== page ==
Q. Tell us about your book and what inspired you to write it.

Several years ago I was a Realtor working at an open house and a horrific thought came to me: What if I was abducted and held captive for a long time? Could I survive such a brutal experience? Can you be so hurt, so broken and so damaged that there’s no putting you back together?

In STILL MISSING I explore all of these questions as my character, Annie, struggles to come to terms with what happened to her. I’ve always been drawn to stories of survivors, of people who overcome tragic events, terrible childhoods and monstrous indignities. So many people never recover and remain locked in their pain. I wanted to know about the ones who rise above and succeed despite everything that’s been thrown at them.

Q. Did you need to do any special research for the book? If so, what’s one of the most interesting facts you discovered?

I used a lot of my own emotions and life experiences for Annie’s story. I did some research on narcissist personalities and PTSD, which I found fascinating. I also thought learning about the differences between Canadian law and American law was interesting. For example, Canadians don’t have Miranda rights. Instead, if you were arrested you’d be read your Charter of Rights.

Q. Many people are content to just be readers. How did you become a writer?

I’d always dreamed about being a writer, then one day the idea for STILL MISSING came to me and I “heard” my character’s voice in my head. Then I became consumed with writing her story.

Q. What do you like to do when you’re not writing?

I like to take nice long walks with my dog, or collapse in front of the couch with my husband, a good movie and a big bowl of popcorn.

Q. What are you reading right now?

I have a few on the go but haven’t been able to find any time to read lately. Waiting for me are Lisa Gardner’s new one, PRAY FOR SILENCE by Linda Castillo, Tana French and some classic Stephen King.

Q. If you were stranded on that proverbial deserted island, what five books would you want to have with you?

“How to get off a Deserted Island in Less Than Five Days”
“Twenty Ways to Crack a Coconut”
“Live off a Banana for Weeks!”
“Knots That Will Save Your Life”
“Building a Raft with Driftwood and Vines”

Q. What’s your favorite movie?

That’s a hard one. I have a few favorites, but if I had to pick one I’d say Rudy.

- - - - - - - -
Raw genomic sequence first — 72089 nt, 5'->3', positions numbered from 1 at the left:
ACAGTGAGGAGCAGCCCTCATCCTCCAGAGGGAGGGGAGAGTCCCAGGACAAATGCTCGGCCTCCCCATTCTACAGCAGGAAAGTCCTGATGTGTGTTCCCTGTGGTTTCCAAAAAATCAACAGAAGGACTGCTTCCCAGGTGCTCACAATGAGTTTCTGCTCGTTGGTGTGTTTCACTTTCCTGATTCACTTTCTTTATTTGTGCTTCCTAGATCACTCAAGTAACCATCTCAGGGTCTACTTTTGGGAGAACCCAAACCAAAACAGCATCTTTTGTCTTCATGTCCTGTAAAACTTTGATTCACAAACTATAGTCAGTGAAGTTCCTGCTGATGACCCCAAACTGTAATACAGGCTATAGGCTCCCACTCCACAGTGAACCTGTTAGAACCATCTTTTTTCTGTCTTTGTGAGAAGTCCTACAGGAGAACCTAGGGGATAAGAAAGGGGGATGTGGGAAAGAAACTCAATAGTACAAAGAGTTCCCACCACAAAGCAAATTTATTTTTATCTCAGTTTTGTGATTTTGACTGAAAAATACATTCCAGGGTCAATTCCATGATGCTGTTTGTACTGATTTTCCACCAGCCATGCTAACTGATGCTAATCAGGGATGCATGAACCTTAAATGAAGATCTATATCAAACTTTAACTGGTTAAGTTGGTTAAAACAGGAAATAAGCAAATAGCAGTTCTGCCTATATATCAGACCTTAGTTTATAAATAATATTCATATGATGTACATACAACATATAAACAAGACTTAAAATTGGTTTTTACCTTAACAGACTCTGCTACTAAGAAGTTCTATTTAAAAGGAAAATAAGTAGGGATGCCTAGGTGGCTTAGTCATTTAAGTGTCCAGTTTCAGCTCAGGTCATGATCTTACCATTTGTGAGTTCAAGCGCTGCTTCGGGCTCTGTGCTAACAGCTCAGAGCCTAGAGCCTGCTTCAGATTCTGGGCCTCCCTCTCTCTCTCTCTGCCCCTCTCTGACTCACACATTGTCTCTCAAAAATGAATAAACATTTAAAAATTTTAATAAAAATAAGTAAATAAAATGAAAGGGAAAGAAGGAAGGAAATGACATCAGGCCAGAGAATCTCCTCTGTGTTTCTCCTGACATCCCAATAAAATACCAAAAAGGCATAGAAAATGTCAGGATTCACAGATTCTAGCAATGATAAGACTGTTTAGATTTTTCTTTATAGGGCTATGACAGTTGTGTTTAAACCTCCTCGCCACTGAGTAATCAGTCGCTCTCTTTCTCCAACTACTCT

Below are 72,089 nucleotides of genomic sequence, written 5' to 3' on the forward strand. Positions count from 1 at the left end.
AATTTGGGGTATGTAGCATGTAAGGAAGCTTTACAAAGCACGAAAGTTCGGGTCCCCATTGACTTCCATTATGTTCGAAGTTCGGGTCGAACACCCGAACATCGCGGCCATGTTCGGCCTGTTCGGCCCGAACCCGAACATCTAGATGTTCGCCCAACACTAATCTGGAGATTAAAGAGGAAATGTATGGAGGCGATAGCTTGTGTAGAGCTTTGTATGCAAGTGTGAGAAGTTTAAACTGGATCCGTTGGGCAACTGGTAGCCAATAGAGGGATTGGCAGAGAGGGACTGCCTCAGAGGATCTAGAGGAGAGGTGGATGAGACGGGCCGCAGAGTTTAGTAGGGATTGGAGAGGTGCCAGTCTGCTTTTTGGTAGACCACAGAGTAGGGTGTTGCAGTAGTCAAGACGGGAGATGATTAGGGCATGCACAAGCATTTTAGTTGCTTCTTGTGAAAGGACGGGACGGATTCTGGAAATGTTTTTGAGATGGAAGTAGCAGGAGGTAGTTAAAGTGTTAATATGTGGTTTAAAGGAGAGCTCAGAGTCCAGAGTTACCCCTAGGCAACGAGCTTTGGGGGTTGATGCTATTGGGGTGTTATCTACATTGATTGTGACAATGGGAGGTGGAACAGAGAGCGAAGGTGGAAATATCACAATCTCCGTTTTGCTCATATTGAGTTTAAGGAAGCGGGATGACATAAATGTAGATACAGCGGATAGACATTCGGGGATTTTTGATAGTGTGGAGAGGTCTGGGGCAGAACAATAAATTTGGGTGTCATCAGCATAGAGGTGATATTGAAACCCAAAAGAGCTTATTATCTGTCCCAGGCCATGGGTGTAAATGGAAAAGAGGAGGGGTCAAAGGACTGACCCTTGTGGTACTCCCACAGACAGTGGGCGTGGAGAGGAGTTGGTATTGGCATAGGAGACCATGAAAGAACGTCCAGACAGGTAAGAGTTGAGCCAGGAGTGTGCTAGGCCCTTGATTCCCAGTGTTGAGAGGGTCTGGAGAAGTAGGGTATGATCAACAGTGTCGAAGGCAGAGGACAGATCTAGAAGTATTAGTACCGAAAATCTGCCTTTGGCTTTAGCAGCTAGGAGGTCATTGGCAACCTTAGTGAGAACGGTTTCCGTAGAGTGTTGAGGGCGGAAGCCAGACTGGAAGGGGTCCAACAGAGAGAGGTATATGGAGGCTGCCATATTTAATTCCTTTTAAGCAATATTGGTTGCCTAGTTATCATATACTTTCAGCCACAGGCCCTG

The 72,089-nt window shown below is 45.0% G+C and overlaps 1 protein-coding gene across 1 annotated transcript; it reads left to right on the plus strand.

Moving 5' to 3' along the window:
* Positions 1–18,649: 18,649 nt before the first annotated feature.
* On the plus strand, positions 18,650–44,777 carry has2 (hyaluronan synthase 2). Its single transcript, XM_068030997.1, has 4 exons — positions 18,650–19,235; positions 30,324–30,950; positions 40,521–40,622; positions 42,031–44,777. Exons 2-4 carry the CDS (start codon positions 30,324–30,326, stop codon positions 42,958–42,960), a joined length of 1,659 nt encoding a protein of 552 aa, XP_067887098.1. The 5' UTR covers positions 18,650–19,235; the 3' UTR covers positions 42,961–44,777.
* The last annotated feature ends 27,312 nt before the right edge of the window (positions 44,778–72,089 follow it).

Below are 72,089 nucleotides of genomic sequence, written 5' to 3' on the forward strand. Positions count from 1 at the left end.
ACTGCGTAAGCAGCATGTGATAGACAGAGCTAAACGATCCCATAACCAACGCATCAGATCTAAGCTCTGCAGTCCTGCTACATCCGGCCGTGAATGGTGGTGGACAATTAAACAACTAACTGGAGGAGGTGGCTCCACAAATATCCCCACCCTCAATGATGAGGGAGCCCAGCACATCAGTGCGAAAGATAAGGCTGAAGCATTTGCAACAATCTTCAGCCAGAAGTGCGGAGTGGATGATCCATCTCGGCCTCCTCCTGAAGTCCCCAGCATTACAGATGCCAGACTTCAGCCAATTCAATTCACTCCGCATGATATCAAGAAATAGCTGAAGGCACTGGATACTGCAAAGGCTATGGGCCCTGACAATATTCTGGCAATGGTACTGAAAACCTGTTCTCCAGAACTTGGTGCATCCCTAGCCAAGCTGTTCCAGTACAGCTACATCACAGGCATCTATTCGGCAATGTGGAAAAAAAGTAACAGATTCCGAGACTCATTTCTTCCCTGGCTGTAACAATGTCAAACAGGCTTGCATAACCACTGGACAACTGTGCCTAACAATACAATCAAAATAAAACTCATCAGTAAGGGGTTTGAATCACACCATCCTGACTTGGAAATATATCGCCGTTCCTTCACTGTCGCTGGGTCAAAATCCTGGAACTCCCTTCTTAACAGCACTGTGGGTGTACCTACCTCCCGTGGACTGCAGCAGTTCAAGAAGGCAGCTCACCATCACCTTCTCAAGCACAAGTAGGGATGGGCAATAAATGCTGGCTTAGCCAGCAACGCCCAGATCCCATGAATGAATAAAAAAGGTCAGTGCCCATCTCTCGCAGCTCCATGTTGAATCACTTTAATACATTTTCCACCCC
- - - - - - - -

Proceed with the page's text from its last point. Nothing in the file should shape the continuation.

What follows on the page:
Q. What’s your favorite food?

Popcorn and peanut butter (not at the same time)!

Q. Cats or dogs?

Growing up we had many animals but I was usually seen carrying a cat under one arm and a book in the other. As an adult I found Annie, the dog of my life, and everything revolves around her. Though I still appreciate cats and all animals, Annie doesn’t want to share.

Q. Name one thing that people would be surprised to learn about you.

I’ve read both of Russell Brand’s memoirs and MOTLEY CRUE, THE DIRT.

Short-short story contest

Posted on by Todd Posted in Just For Fun, Wonderful Web | Comments Off on Short-short story contest

The other day, I was doing a Google search for a topic that I now completely forget. But one of the images Google retrieved was this vintage science fiction cover. It was so cool that I just had to share it.

I’m a sucker for octopi. I’m also a sucker for giant man-eating animals. This cover is the best of both worlds. It makes me want to read that story. Heck, it makes me want to write that story. Other people, I assume, feel the same way.

To that end, I’ve decided to hold my first writing contest.

Here’s how it works. Write a short- short story (500 words or less) about that giant octopus. Send it to I’ll pick the winner and post it on the blog in one month’s time. Entries must be received by Wednesday, July 27.

Need more incentive? The winner will also have an octopus adopted in their name via The World Wildlife Fund. You can learn more about the WWF by going here.

So get writing, Internets! Be creative. Have fun. Impress me. Because if you do, you just might save an octopus.